Shannon consortium to develop unmanned flight technology

191
Computer generated image of the new Shannon Advanced Aerial Mobility Hub.

SHANNON is set to become a major centre for drone aircraft technology following EU approval for a locally based consortium to develop a ‘Digital Sky Demonstrator’ for aerial Unmanned Traffic Management (UTM) systems.

The research project, known as ‘EALU-AER’, will see the Shannon-based Future Mobility Campus Ireland (FMCI) and its consortium partners develop, deploy and optimise Europe’s unmanned flight ecosystem.

The three-year project involves Irish and European partners including Shannon Group, the Irish Aviation Authority, Collins Aerospace, Dublin-based Avtrain, and Deepblue in Italy.

Work will be based at FMCI’s Advanced Aerial Mobility Research Test and Development Facilities at Shannon, but will include a network of Advanced Air Mobility (AAM) routes across Ireland.

FMCI sees this project as ground-breaking new research and a major vote of confidence in Ireland’s resourcing of advanced air mobility development, and in the industry operators and expertise present locally.

Sign up for the weekly Limerick Post newsletter

The consortium received a three-year funding award from the SESAR 3 Joint Undertaking (JU) to develop unmanned aviation business opportunities in Ireland, in a collaborative research project that will also support modernisation of air traffic management in Europe.

SESAR 3 is a European partnership of private and public-sector entities, established to accelerate delivery of the Digital European Sky through research and innovation.

The new funding will be deployed to build an end-to-end ecosystem that supports safe operation of unmanned flights, to help both conventional and unmanned aircraft safely integrate operations.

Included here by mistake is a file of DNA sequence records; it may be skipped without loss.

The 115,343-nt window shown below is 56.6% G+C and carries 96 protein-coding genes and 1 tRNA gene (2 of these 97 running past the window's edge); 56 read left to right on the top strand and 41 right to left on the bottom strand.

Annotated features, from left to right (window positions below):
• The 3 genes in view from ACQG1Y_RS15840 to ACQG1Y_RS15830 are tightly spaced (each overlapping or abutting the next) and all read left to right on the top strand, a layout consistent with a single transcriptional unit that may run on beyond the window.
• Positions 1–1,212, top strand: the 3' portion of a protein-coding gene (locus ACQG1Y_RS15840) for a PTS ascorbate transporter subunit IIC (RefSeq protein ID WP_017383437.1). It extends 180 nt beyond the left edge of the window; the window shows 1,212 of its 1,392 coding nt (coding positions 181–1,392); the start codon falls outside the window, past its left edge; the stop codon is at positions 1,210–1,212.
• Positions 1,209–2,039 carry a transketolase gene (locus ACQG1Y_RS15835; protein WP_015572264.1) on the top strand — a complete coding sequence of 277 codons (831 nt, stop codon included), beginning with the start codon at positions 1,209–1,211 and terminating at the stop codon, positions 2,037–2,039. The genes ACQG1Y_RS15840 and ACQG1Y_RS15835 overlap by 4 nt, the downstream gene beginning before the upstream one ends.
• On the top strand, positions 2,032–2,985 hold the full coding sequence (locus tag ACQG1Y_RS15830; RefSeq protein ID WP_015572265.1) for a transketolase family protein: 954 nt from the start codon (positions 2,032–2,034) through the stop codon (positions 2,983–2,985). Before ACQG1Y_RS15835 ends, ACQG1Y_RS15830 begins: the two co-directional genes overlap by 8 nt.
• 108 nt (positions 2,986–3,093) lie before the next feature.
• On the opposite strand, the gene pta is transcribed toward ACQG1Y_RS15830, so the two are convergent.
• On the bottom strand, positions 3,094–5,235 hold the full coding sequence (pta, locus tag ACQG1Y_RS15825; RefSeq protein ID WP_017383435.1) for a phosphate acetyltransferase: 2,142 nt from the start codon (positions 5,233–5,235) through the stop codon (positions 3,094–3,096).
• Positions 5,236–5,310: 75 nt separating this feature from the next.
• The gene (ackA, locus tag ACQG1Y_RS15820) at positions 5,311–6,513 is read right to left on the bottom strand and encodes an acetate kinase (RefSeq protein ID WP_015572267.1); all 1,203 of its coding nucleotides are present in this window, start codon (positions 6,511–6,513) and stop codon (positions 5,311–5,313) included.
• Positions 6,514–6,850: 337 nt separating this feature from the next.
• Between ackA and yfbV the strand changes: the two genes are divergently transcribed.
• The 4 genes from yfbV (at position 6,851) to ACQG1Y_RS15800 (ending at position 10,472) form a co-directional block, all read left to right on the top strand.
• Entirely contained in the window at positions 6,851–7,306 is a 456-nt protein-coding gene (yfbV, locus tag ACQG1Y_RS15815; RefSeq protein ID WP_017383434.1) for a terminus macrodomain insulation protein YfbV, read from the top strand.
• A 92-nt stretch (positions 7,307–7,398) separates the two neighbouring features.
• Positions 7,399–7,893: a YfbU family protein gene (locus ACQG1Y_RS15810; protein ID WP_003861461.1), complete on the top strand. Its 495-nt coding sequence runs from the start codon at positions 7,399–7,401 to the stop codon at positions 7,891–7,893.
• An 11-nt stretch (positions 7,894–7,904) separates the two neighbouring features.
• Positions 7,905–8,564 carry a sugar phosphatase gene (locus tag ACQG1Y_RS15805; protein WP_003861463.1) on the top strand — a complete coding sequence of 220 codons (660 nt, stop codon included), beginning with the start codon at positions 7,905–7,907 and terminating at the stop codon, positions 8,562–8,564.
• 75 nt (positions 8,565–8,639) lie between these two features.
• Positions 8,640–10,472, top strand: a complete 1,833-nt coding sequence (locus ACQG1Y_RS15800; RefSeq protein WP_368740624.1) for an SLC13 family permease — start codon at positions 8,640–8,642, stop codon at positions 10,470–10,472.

FMCI chief executive Russell Vickers said the initiative will result in the development of critical infrastructure to allow advanced air mobility proliferate across Europe.

“It will secure access to airspace for large numbers of drones and eVTOL aircraft, resulting in safe, cost-effective and sustainable transport of freight and people in the future,” he explained.

Shannon Group chief executive Mary Considine said they were delighted to enable this important research and development to take place on the Shannon Campus.

“Shannon Airport has been at the forefront of innovation over many decades, and it is essential that we help facilitate and participate in developing the new technology and processes that will allow unpiloted aviation to integrate with legacy airspace,” she added.

Funded by Enterprise Ireland and industry partners, the FMCI campus at Shannon was selected as home to the unmanned flight ecosystem development project, on account of its state-of-the-art digital framework facilities and facilities, including a recently developed Advanced Air Mobility Hub.

FMCI has already worked with Skyports, Avtrain, Shannon Group and Federal Express trialling freight delivery services using autonomous, beyond visual line of sight (BVLOS) drone operations.